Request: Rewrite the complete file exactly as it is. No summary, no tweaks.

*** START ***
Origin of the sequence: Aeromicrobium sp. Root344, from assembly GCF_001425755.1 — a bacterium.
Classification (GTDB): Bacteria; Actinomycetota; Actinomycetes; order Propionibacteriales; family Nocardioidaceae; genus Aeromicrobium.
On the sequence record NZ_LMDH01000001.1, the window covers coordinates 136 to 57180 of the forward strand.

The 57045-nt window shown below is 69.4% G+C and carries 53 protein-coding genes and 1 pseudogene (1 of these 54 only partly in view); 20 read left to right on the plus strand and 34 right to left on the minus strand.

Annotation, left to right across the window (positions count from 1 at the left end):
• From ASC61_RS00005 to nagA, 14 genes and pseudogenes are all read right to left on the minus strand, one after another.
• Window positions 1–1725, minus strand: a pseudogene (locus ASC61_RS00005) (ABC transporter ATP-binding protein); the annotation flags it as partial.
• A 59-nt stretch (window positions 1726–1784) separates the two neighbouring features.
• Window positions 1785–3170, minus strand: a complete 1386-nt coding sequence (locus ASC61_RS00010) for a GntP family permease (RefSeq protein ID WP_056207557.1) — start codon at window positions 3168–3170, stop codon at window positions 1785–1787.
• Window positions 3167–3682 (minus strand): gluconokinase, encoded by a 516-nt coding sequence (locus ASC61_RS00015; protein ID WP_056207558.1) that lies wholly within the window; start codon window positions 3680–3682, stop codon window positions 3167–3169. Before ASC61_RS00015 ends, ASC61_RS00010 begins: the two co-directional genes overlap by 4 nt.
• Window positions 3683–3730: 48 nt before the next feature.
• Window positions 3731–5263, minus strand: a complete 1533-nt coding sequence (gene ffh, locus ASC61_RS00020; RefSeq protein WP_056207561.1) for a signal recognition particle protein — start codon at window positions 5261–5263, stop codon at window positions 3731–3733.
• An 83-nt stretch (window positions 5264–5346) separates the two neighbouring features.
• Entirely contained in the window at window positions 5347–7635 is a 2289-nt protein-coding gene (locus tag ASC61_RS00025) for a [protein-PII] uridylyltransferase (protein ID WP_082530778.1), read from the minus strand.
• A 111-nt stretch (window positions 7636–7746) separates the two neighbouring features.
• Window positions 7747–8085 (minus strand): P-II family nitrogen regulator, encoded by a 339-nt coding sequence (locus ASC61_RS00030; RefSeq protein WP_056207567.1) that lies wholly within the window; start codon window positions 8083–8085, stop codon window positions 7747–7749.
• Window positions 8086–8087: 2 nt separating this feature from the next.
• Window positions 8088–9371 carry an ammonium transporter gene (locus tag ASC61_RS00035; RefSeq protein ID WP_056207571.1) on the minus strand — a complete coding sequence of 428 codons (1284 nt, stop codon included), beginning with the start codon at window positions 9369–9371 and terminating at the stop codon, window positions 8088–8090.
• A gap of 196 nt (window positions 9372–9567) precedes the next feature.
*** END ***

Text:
Origin of the sequence: Aeromicrobium sp. Root344, from assembly GCF_001425755.1 — a bacterium.
Classification (GTDB): Bacteria; Actinomycetota; Actinomycetes; order Propionibacteriales; family Nocardioidaceae; genus Aeromicrobium.
On the sequence record NZ_LMDH01000001.1, the window covers coordinates 136 to 57180 of the forward strand.

The 57045-nt window shown below is 69.4% G+C and carries 53 protein-coding genes and 1 pseudogene (1 of these 54 only partly in view); 20 read left to right on the plus strand and 34 right to left on the minus strand.

Annotation, left to right across the window (positions count from 1 at the left end):
• From ASC61_RS00005 to nagA, 14 genes and pseudogenes are all read right to left on the minus strand, one after another.
• Window positions 1–1725, minus strand: a pseudogene (locus ASC61_RS00005) (ABC transporter ATP-binding protein); the annotation flags it as partial.
• A 59-nt stretch (window positions 1726–1784) separates the two neighbouring features.
• Window positions 1785–3170, minus strand: a complete 1386-nt coding sequence (locus ASC61_RS00010) for a GntP family permease (RefSeq protein ID WP_056207557.1) — start codon at window positions 3168–3170, stop codon at window positions 1785–1787.
• Window positions 3167–3682 (minus strand): gluconokinase, encoded by a 516-nt coding sequence (locus ASC61_RS00015; protein ID WP_056207558.1) that lies wholly within the window; start codon window positions 3680–3682, stop codon window positions 3167–3169. Before ASC61_RS00015 ends, ASC61_RS00010 begins: the two co-directional genes overlap by 4 nt.
• Window positions 3683–3730: 48 nt before the next feature.
• Window positions 3731–5263, minus strand: a complete 1533-nt coding sequence (gene ffh, locus ASC61_RS00020; RefSeq protein WP_056207561.1) for a signal recognition particle protein — start codon at window positions 5261–5263, stop codon at window positions 3731–3733.
• An 83-nt stretch (window positions 5264–5346) separates the two neighbouring features.
• Entirely contained in the window at window positions 5347–7635 is a 2289-nt protein-coding gene (locus tag ASC61_RS00025) for a [protein-PII] uridylyltransferase (protein ID WP_082530778.1), read from the minus strand.
• A 111-nt stretch (window positions 7636–7746) separates the two neighbouring features.
• Window positions 7747–8085 (minus strand): P-II family nitrogen regulator, encoded by a 339-nt coding sequence (locus ASC61_RS00030; RefSeq protein WP_056207567.1) that lies wholly within the window; start codon window positions 8083–8085, stop codon window positions 7747–7749.
• Window positions 8086–8087: 2 nt separating this feature from the next.
• Window positions 8088–9371 carry an ammonium transporter gene (locus tag ASC61_RS00035; RefSeq protein ID WP_056207571.1) on the minus strand — a complete coding sequence of 428 codons (1284 nt, stop codon included), beginning with the start codon at window positions 9369–9371 and terminating at the stop codon, window positions 8088–8090.
• A gap of 196 nt (window positions 9372–9567) precedes the next feature.